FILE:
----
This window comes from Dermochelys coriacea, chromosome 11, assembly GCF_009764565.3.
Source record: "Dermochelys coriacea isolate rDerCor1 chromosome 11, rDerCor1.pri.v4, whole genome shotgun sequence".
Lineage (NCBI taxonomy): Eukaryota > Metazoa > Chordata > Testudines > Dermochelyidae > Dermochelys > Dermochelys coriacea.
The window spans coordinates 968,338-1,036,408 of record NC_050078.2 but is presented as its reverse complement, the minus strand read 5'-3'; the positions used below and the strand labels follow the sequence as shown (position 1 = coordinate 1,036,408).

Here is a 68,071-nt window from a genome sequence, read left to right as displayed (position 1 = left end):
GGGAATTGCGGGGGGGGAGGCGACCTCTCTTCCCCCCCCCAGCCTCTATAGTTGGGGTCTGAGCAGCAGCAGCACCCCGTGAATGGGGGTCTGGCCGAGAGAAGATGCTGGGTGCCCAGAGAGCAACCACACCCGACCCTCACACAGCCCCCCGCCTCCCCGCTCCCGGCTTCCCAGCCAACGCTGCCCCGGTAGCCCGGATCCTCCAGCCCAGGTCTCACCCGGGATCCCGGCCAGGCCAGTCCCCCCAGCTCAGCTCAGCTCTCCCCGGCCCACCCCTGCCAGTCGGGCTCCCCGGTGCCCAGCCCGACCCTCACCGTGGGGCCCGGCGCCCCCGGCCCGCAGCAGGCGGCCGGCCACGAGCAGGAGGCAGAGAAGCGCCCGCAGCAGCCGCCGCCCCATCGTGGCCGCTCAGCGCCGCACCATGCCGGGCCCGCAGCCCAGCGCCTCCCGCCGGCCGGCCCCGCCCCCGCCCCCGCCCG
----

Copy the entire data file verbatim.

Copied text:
This window comes from Dermochelys coriacea, chromosome 11, assembly GCF_009764565.3.
Source record: "Dermochelys coriacea isolate rDerCor1 chromosome 11, rDerCor1.pri.v4, whole genome shotgun sequence".
Lineage (NCBI taxonomy): Eukaryota > Metazoa > Chordata > Testudines > Dermochelyidae > Dermochelys > Dermochelys coriacea.
The window spans coordinates 968,338-1,036,408 of record NC_050078.2 but is presented as its reverse complement, the minus strand read 5'-3'; the positions used below and the strand labels follow the sequence as shown (position 1 = coordinate 1,036,408).

Here is a 68,071-nt window from a genome sequence, read left to right as displayed (position 1 = left end):
GGGAATTGCGGGGGGGGAGGCGACCTCTCTTCCCCCCCCCAGCCTCTATAGTTGGGGTCTGAGCAGCAGCAGCACCCCGTGAATGGGGGTCTGGCCGAGAGAAGATGCTGGGTGCCCAGAGAGCAACCACACCCGACCCTCACACAGCCCCCCGCCTCCCCGCTCCCGGCTTCCCAGCCAACGCTGCCCCGGTAGCCCGGATCCTCCAGCCCAGGTCTCACCCGGGATCCCGGCCAGGCCAGTCCCCCCAGCTCAGCTCAGCTCTCCCCGGCCCACCCCTGCCAGTCGGGCTCCCCGGTGCCCAGCCCGACCCTCACCGTGGGGCCCGGCGCCCCCGGCCCGCAGCAGGCGGCCGGCCACGAGCAGGAGGCAGAGAAGCGCCCGCAGCAGCCGCCGCCCCATCGTGGCCGCTCAGCGCCGCACCATGCCGGGCCCGCAGCCCAGCGCCTCCCGCCGGCCGGCCCCGCCCCCGCCCCCGCCCG